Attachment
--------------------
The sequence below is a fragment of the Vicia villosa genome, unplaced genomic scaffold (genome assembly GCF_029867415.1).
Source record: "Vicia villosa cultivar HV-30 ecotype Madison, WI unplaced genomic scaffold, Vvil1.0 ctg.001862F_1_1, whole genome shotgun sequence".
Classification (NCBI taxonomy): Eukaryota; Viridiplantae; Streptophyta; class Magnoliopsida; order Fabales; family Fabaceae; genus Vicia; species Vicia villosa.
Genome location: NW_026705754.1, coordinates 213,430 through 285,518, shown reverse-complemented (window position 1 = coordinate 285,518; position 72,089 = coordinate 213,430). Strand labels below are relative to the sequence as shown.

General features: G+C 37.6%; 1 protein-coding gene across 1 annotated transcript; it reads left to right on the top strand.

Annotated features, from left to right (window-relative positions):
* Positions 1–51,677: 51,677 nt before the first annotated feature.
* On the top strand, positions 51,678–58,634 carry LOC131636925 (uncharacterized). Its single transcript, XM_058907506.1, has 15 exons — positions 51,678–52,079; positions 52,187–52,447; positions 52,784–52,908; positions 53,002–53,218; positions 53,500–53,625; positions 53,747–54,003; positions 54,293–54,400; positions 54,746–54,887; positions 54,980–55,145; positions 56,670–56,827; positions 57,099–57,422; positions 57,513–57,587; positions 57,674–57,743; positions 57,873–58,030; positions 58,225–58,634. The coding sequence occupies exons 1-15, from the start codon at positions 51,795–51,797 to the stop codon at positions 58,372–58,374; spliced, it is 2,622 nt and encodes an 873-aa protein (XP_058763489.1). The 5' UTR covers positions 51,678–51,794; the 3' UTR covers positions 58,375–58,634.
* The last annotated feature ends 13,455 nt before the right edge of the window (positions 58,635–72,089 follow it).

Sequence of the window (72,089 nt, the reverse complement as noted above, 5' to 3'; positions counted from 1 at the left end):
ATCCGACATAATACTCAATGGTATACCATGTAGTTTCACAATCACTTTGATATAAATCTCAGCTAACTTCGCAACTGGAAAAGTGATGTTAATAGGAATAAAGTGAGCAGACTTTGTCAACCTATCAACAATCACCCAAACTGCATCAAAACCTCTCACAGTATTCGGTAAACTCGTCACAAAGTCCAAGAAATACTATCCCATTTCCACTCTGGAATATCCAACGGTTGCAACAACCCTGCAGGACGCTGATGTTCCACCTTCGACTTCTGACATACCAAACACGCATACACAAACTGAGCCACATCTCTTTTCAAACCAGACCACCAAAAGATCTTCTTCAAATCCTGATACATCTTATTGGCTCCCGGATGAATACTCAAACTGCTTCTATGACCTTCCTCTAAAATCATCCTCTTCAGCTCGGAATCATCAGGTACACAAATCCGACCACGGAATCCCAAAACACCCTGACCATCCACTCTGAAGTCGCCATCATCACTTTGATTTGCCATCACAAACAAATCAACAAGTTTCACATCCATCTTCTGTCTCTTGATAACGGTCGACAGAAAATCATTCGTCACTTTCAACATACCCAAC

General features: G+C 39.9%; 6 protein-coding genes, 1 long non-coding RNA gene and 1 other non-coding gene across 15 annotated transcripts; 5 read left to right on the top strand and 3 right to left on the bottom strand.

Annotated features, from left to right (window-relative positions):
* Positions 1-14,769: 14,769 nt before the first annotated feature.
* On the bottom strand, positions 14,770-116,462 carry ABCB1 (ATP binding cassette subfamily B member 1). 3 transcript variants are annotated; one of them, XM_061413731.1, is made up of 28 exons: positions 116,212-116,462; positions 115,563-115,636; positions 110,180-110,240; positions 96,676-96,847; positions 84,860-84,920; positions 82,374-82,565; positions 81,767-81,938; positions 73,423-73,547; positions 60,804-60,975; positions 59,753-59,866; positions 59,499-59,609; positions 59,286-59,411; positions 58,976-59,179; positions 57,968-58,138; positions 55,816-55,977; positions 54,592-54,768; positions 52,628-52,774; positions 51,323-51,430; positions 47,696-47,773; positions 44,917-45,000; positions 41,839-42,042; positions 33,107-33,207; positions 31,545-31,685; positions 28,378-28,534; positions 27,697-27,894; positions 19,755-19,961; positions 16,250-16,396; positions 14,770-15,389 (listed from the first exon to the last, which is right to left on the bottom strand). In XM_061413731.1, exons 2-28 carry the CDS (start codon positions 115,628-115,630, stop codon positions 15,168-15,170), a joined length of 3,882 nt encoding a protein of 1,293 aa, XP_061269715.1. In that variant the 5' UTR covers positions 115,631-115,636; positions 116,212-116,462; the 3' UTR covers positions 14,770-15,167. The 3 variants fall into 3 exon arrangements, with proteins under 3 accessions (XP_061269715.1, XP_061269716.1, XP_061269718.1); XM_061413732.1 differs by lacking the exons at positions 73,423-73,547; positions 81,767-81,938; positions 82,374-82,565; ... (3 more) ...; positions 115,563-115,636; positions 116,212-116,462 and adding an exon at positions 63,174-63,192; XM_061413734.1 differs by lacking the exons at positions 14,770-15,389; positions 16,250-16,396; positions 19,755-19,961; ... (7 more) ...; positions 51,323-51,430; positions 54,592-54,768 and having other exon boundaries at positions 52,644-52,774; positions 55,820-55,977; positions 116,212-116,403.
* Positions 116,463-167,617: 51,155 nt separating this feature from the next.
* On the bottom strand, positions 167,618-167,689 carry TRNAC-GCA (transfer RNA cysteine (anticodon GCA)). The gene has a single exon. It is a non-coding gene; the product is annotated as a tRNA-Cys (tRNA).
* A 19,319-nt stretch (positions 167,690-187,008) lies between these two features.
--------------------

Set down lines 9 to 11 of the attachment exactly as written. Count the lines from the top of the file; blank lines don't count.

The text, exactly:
* The last annotated feature ends 13,455 nt before the right edge of the window (positions 58,635–72,089 follow it).

Sequence of the window (72,089 nt, the reverse complement as noted above, 5' to 3'; positions counted from 1 at the left end):
ATCCGACATAATACTCAATGGTATACCATGTAGTTTCACAATCACTTTGATATAAATCTCAGCTAACTTCGCAACTGGAAAAGTGATGTTAATAGGAATAAAGTGAGCAGACTTTGTCAACCTATCAACAATCACCCAAACTGCATCAAAACCTCTCACAGTATTCGGTAAACTCGTCACAAAGTCCAAGAAATACTATCCCATTTCCACTCTGGAATATCCAACGGTTGCAACAACCCTGCAGGACGCTGATGTTCCACCTTCGACTTCTGACATACCAAACACGCATACACAAACTGAGCCACATCTCTTTTCAAACCAGACCACCAAAAGATCTTCTTCAAATCCTGATACATCTTATTGGCTCCCGGATGAATACTCAAACTGCTTCTATGACCTTCCTCTAAAATCATCCTCTTCAGCTCGGAATCATCAGGTACACAAATCCGACCACGGAATCCCAAAACACCCTGACCATCCACTCTGAAGTCGCCATCATCACTTTGATTTGCCATCACAAACAAATCAACAAGTTTCACATCCATCTTCTGTCTCTTGATAACGGTCGACAGAAAATCATTCGTCACTTTCAACATACCCAAC